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United States v. Garcia

United States District Court, Second Circuit

January 27, 2014

UNITED STATES OF AMERICA
v.
ISABELLA GARCIA, Defendant.

SENTENCING OPINION

ROBERT W. SWEET, District Judge.

On August 29, 2013, Isabella Garcia ("Garcia" or "Defendant") pleaded guilty to conspiracy to steal government funds pursuant to § 18 U.S.C. 371 and theft of government funds pursuant to 18 U.S.C. 641.

For the reasons set forth below, Garcia will be sentenced to time served followed by two years supervised release with a special condition of 6 months' home confinement. A fine of $3, 000 and a special assessment of $200 are imposed.

Prior Proceedings

Defendant was named in a Three-Count Indictment filed in the Southern District of New York on March 6, 2013. Count One charges that from January 2011 through February 1, 2013, in the Southern District of New York and elsewhere, Raymundo Hernandez, Andrius E. Gonzalez Francisco, Jilfredo Gonzalez, Dawin Brito, Isabel Garcia, Cristino Antonio Rodriguez and others conspired to steal money from the United States Treasury Department as they engaged in a scheme to obtain and cash fraudulent income tax return checks. Count Two charges that from January 2011 through February 1, 2013, in the Southern District of New York and elsewhere, Raymundo I. Hernandez, Andrius E. Gonzalez Francisco, Jilfredo Gonzalez, Dawin Brito, Isabel Garcia, and Cristino Antonio Rodriguez engaged in a scheme to obtain and cash fraudulent income tax return checks. Count Three charges that from at least January 2011 through February 1, 2013, in the Southern District of New York and elsewhere, Raymundo I. Hernandez, Andrius E. Gonzalez Francisco, Jilfredo Gonzalez, Dawin Brito, Isabel Garcia, and Cristino Antonio Rodriguez possessed and used the names and personal identifying information of other persons during and in relation to the offense charged in Count two of this indictment.

The Sentencing Framework

In accordance with the Supreme Court's decision in United States v. Booker , 543 U.S. 220 (2005), and the Second Circuit's decision in United States v. Crosby , 397 F.3d 103 (2d Cir. 2005), the sentence to be imposed was reached through consideration of all of the factors identified in 18 U.S.C. § 3553(a), including the Advisory Guidelines. Thus, the sentence to be imposed here is the result of a consideration of:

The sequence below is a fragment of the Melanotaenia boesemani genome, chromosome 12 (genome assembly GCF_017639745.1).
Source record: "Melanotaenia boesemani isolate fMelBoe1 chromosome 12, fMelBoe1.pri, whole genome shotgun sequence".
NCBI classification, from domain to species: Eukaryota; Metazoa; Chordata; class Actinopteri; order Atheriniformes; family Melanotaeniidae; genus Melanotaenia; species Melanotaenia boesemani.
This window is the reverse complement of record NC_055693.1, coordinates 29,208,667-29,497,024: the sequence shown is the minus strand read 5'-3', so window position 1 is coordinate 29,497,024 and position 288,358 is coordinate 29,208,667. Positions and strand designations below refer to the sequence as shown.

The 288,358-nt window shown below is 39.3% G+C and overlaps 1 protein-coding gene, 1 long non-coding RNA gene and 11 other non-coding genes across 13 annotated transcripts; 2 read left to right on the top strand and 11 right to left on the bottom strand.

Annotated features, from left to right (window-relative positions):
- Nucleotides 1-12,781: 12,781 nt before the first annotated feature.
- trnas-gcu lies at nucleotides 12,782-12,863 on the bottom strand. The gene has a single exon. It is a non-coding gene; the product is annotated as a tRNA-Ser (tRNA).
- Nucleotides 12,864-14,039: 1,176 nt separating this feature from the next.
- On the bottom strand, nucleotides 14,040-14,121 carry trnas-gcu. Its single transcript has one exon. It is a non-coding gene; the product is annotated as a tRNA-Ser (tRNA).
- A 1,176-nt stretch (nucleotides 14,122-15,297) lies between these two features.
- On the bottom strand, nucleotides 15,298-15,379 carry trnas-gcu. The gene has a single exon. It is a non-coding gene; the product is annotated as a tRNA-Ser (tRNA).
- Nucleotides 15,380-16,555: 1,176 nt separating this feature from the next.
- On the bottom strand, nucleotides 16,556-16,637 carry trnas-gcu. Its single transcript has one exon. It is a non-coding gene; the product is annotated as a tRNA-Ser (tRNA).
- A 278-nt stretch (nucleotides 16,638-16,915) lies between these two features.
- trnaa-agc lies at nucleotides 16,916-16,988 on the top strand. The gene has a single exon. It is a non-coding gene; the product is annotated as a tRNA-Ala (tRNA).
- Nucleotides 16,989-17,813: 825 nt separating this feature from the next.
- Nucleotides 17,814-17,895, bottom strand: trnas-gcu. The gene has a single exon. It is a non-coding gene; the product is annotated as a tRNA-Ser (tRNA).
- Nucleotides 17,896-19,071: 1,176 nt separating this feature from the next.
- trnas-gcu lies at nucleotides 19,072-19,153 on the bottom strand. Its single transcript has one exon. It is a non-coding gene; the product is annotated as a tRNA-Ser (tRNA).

(1) the nature and circumstances of the offense and the history and characteristics of the defendant;
(2) the need for the sentence imposed -
(A) to reflect the seriousness of the offense, to promote respect for the law, and to provide just punishment for the offense;
(B) to afford adequate deterrence to criminal conduct;
(C) to protect the public from further crimes of the defendant; and
(D) to provide the defendant with needed educational or vocational training, medical care, or other correctional treatment in the most effective manner;
(3) the kinds of sentences available;
(4) the kinds of sentence and the sentencing range established for -
(A) the applicable category of offense committed by the applicable category of defendant as set forth in the guidelines...;
(5) any pertinent policy statement.. [issued by the Sentencing Commission];

(6) the need to avoid unwarranted sentence disparities among defendants with similar records who have been found guilty of similar conduct; and

(7) the need to provide restitution to any victims of the offense.

18 U.S.C. § 3553(a). A sentencing judge is permitted to find all the facts appropriate for determining a sentence, whether that sentence is a so-called Guidelines sentence or not. See Crosby , 397 F.3d at 114-15.

The Defendant

The Court adopts the facts set forth in the Presentence Investigation Report ("PSR") with respect to Defendant's personal and family history.

The Offense Conduct

The following description draws from the PSR. The specific facts of the underlying conduct are adopted as set forth in that document. These crimes were investigated by a special agent employed by the Internal Revenue Service (Agent-1) and a postal inspector ...


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